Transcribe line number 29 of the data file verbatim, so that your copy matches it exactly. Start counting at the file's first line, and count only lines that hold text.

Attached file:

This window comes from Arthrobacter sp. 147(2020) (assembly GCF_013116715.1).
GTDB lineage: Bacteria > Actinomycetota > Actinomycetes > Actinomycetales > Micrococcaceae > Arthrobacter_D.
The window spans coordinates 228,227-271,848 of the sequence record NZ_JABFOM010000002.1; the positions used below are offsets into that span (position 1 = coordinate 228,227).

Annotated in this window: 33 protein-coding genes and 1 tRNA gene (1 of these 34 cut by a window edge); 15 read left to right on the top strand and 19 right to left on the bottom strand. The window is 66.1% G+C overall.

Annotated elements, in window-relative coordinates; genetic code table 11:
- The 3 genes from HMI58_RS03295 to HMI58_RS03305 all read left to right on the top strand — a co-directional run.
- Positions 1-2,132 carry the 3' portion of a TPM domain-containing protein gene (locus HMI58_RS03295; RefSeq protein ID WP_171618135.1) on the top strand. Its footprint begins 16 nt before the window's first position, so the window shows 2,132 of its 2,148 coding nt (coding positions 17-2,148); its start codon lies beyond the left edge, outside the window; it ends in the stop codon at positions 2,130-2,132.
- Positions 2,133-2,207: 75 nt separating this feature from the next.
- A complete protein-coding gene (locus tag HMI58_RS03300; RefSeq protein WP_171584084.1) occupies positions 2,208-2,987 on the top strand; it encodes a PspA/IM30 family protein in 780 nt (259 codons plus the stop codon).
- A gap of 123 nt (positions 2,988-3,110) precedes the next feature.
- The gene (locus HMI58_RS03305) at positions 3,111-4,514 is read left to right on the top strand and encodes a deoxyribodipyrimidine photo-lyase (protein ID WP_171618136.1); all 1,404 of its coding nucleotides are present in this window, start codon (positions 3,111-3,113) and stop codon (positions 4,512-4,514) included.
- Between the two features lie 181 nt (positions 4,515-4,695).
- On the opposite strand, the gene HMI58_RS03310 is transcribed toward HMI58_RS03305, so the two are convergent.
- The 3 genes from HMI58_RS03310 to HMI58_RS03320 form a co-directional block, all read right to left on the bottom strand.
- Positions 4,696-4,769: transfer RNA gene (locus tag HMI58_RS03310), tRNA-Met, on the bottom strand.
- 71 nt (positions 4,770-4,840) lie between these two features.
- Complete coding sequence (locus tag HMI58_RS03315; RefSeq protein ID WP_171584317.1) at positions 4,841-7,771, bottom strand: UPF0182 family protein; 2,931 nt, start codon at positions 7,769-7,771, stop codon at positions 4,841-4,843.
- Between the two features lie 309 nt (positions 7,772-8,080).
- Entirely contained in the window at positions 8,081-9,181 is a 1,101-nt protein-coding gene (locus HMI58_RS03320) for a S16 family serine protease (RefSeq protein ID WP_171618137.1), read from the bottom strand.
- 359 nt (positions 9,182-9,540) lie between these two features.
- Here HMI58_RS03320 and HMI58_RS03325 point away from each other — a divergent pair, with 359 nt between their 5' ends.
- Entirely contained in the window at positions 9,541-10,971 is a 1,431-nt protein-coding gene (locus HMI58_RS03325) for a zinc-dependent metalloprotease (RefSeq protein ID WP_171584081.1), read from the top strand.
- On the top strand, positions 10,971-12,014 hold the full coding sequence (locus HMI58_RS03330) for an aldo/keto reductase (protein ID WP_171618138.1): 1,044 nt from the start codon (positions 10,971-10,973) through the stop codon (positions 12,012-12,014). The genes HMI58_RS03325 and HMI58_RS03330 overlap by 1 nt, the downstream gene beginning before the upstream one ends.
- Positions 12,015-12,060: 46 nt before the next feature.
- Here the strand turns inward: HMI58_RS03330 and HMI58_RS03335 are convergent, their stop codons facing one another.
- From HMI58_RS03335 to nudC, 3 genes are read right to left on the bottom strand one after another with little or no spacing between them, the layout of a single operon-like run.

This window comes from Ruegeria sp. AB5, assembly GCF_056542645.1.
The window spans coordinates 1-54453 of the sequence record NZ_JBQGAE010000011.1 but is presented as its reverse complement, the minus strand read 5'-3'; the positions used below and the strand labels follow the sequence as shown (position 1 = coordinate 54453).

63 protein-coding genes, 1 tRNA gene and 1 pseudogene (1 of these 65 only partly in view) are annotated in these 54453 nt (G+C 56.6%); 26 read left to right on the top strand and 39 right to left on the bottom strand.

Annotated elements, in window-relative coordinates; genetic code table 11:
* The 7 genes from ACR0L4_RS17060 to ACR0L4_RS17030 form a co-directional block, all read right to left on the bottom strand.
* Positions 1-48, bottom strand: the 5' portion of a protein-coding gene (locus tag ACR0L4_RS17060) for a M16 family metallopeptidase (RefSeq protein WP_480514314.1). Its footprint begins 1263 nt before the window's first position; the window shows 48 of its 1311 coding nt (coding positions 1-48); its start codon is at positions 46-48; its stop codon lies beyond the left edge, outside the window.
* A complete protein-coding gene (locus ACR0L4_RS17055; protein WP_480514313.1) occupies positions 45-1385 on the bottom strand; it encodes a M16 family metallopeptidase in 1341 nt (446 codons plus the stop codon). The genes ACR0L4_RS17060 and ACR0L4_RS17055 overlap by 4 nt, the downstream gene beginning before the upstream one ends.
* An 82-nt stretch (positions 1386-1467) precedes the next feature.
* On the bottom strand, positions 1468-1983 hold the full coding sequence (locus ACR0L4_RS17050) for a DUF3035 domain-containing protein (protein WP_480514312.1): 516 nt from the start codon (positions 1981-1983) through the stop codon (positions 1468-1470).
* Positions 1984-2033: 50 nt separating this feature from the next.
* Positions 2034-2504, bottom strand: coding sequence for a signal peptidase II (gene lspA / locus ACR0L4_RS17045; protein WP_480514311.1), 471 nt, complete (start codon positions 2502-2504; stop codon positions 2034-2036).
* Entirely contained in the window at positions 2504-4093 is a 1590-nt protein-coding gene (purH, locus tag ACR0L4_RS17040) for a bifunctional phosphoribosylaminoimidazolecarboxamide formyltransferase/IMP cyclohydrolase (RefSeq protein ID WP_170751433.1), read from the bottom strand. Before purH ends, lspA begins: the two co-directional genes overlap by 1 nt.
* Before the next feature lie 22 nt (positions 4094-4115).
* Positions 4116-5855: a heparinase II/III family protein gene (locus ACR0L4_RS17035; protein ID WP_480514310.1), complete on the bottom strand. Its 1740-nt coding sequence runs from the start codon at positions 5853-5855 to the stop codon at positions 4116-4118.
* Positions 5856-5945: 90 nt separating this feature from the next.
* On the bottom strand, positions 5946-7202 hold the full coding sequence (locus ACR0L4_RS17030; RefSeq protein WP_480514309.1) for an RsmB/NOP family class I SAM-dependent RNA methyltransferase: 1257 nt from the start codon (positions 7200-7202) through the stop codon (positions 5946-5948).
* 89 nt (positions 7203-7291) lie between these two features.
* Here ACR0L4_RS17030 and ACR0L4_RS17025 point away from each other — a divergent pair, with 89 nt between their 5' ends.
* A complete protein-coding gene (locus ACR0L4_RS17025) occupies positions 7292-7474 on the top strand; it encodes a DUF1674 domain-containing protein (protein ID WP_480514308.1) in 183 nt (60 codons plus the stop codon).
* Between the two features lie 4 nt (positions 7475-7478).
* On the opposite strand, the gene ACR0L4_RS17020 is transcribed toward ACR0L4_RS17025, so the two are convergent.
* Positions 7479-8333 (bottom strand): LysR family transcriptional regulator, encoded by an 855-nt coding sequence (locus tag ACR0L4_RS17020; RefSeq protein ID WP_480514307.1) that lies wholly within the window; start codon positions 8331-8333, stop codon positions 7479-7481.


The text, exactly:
63 protein-coding genes, 1 tRNA gene and 1 pseudogene (1 of these 65 only partly in view) are annotated in these 54453 nt (G+C 56.6%); 26 read left to right on the top strand and 39 right to left on the bottom strand.